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Europe leads AI regulation: key takeaways from the Global Education Madrid 2024

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Europe leads AI regulation: key takeaways from the Global Education Madrid 2024

The Global Education Forum Madrid 2024, organised by Camilo José Cela University, was an essential meeting point to discuss the future of artificial intelligence (AI) and its impact on education and society. During the ‘AI and the Global Scale’ panel discussion, Carme Artigas, Co-Chair AI Advisory Body at the United Nations, and Marc Rottenberg, Executive Director and Founder of the Center for AI and Digital Policy, shared their insights.

Carme Artigas emphasised the need to regulate AI due to its unprecedented impact not only on the economy but also on society. “AI is not just another technology; it has an unprecedented impact on means of production and society,” Artigas pointed out. She highlighted the importance of the European Union’s Artificial Intelligence Act, emphasising that it is the first time a technology is being regulated from a blank slate. “We wanted to be technologically neutral because technology is neither good nor bad; high-risk use cases can be regulated,” she explained.

Marc Rotenberg praised the European legislation, describing it as “the most significant in artificial intelligence worldwide”. He stated that the law establishes important prohibitions in areas such as social scoring and subliminal manipulation, addressing critical concerns about equity and safety in AI use. “This legislation will have a global impact, similar to the GDPR [General Data Protection Regulation],” Rotenberg affirmed, highlighting the need to maintain a focus on justice and transparency in AI.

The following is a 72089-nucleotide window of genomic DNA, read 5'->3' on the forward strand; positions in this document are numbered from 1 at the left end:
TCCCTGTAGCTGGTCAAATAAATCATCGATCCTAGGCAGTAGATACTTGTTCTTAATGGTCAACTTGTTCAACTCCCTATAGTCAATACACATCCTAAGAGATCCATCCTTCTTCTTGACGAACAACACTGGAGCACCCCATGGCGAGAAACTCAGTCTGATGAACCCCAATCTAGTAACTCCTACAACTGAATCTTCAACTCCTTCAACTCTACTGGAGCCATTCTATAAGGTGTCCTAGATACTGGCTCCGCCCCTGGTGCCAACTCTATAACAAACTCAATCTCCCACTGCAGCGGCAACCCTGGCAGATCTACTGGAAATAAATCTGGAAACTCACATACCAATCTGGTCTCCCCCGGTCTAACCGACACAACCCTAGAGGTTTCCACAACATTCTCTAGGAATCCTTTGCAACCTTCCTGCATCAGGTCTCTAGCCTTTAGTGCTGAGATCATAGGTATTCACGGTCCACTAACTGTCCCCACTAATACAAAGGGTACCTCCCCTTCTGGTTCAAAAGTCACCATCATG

The panel discussion also addressed the rapid evolution of AI and the need for regulations to be forward-looking and flexible. Artigas spoke about the “ChatGPT moment” that changed the landscape and the need for transparency in black-box AI models. She also stressed the importance of protecting fundamental rights and prohibiting certain uses of AI, such as mass surveillance and biometric classification.

Global consensus on AI regulation

Regarding the situation in the United States, Rotenberg highlighted the efforts of the Biden administration to regulate AI through an executive order, although he noted that the legislative path is still under development. He also mentioned state laws that address transparency and protection against misuse of AI.

Both experts agreed on the need for global consensus and multilateral governance to tackle the challenges of AI. “The need for global consensus is the next big challenge in AI regulation,” Artigas stated.

The Global Education Forum not only served to discuss AI regulation and challenges but also to explore its enormous opportunities, especially in education. “AI has the potential to significantly improve our daily lives, but it must be handled with care and responsibility,” Rotenberg concluded.

 

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